- was it a single instance/mistake or is it a systemic flaw?
- where can it be fixed?
- of the multiple places it can be fixed what is the one with the least impact?
- can it be solved/mitigated without making code changes, for example using an config setting or a WAF? (i.e. virtual patching)
- is there a clear understanding of the side-effects of applying the fixes?
- are there cases (or potential) for double encoding problems? (i.e. is there understanding of all the code + data paths that lead to the location of the fix?)
- were other parts of the application created with the assumption that there would be no encoding on that particular field? (which will break once the fix is applied)
- who is going to pay for the fix? the developers? the client?
4) Once a strategy is created to fix the XSS, put it on the development schedule and apply the fix
5) Test the fix and make sure:
- that the XSS was correctly resolved/mitigated (who will do this? the current testers/developers that were not aware of the XSS in the first place, or the original security consultant?)
- is there any business impact (i.e. does the application still behaves the same way and there is NO user-experience impact). Ideally this should be done by the QA team
6) Deploy the fix into production

(note that this is a simplified version of what tends to happen in the real world, since there are many other factors that affect this: from internal/external politics, to management support for security fixes, to lack of attacks, to the fact that the original team that created the application is long gone and the developer allocated to do the 'easy-to-fix' change doesn't really know how the application he/she is about to fix actually works,etc...)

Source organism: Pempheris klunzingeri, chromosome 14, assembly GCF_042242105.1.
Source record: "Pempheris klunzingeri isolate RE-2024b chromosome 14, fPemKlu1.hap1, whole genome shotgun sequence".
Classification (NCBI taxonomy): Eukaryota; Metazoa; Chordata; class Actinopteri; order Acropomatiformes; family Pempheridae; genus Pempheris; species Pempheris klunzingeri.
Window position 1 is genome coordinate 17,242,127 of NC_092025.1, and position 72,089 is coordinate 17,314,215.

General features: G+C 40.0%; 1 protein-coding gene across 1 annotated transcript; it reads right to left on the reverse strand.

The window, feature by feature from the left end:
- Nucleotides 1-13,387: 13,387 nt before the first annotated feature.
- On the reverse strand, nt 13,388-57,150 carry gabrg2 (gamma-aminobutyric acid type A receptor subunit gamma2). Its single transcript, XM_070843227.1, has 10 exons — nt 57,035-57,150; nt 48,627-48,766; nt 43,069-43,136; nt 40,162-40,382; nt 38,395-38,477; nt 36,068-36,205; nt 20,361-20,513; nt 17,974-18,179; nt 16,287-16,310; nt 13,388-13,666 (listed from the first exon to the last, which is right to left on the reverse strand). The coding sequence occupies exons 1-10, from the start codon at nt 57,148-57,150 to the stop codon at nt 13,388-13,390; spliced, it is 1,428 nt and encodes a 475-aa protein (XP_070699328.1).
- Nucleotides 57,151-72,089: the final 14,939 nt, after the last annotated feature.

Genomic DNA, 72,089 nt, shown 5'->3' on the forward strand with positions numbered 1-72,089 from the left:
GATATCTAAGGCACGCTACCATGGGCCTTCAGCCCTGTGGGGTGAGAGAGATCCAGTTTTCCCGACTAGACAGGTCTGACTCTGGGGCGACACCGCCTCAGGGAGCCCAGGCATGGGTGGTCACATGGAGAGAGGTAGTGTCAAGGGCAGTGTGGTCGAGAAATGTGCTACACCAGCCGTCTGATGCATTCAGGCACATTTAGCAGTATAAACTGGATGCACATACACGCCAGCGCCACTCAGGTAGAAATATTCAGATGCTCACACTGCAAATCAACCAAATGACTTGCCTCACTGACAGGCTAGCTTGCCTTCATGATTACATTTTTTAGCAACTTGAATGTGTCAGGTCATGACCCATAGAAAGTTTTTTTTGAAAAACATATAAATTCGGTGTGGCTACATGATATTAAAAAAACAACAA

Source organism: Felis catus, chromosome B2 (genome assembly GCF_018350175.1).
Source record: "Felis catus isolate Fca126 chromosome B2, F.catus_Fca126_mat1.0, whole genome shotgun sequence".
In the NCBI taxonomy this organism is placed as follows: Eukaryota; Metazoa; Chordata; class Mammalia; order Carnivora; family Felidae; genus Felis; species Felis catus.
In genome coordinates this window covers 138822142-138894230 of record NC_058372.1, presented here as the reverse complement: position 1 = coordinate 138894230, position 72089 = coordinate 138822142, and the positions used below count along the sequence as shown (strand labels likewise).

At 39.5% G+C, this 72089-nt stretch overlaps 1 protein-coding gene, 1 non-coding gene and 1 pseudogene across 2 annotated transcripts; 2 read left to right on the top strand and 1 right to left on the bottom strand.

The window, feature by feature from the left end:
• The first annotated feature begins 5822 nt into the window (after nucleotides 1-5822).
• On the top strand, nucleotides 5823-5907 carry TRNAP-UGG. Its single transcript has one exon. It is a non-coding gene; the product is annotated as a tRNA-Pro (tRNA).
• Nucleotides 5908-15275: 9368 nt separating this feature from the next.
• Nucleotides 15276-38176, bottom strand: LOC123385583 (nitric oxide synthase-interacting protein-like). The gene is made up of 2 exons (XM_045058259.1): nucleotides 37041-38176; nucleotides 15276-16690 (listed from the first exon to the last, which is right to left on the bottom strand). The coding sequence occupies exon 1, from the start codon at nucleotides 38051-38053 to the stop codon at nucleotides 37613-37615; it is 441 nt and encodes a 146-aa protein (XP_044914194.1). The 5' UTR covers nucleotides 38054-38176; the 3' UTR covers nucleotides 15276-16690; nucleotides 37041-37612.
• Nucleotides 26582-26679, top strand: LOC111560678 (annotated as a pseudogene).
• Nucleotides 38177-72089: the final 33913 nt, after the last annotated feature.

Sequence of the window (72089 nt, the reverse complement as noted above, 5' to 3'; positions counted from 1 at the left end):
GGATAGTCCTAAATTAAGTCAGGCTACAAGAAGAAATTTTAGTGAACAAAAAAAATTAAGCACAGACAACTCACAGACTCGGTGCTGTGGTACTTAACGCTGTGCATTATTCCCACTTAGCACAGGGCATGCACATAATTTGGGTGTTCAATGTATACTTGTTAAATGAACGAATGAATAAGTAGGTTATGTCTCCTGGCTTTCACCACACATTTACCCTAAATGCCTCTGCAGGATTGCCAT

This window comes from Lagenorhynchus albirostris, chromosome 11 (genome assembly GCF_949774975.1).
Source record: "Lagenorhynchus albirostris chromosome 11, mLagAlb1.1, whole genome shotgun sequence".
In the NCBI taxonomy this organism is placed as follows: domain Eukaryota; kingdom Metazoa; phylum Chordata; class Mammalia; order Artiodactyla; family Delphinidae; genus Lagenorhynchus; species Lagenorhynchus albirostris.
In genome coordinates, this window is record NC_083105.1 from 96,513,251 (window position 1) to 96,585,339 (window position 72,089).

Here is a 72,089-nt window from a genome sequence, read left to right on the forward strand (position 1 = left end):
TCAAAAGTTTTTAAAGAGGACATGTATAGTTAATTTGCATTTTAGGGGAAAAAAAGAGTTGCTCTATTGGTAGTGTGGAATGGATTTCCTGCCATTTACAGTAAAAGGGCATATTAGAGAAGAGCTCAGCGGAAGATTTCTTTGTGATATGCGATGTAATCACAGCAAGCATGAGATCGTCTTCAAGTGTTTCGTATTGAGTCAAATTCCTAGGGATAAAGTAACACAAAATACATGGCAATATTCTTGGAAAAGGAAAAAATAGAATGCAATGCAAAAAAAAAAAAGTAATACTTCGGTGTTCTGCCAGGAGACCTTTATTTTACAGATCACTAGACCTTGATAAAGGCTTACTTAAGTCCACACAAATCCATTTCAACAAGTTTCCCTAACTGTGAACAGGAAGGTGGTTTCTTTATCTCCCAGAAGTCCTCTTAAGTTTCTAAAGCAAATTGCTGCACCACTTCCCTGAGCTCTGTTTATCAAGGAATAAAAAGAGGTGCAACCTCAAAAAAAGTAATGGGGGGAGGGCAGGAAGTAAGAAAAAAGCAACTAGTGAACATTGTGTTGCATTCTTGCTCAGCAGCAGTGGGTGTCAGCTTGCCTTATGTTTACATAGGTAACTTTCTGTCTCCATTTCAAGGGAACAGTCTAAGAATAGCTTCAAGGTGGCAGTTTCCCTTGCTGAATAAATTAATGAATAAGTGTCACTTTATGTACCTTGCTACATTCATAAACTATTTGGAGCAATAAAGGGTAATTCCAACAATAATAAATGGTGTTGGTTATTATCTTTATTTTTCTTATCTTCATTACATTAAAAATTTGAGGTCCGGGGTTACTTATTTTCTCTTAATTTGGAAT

Some would call the above process 'easy-to-fix' ....

For me 'easy-to-fix' code changes (if there is such a thing) are actions that:
- don't take much time,
- the amount of work (and side effects) that needs to be done is easy to understand/visualise
- are cheap
- can be deployed into production quickly and without worries
- DON'T have any potential to create business/user impact (this is the most important one)
- are in essence, invisible to just about all parties involved

I think the crowd that calls XSS 'easy-to-fix' are confusing 'looks easy to make the code change that I think would work' with 'making a code change that accurately resolves the reported problem without causing any impact to the application' (which is what matters to the developers/business-owners)

My fundamental problem with the 'easy-to-fix' concept is that it is calling the developers (and application owners):
- names (as in: "you guys are stupid for not fixing those problems, after all they are 'easy-to-fix'),
- it is alienating them, and
- it is showing them that we don't have a very good idea on how their applications and business work.

To see a more detailed explanation of this gap between security consultants 'recommendations' and what the business/developers think of it, see John Viega's Keynote at OWASP's AppSec Ireland conference

Saturday, 25 September 2010

Can we please stop saying that XSS is boring and easy to fix!

XSS (Cross Site Scripting) is probably one of the harder problems to solve in a web application because fixing it properly implies that one has a perfect understanding of what is 'code' and what is 'data'

The problem with XSS (and most other web injection variation) is that the attacker/exploit is able to move from a 'data' field into a 'code' execution environment.

So saying that XSS is easy to fix and eradicate is the same thing as saying that Buffer Overflows are easy to fix and eradicate.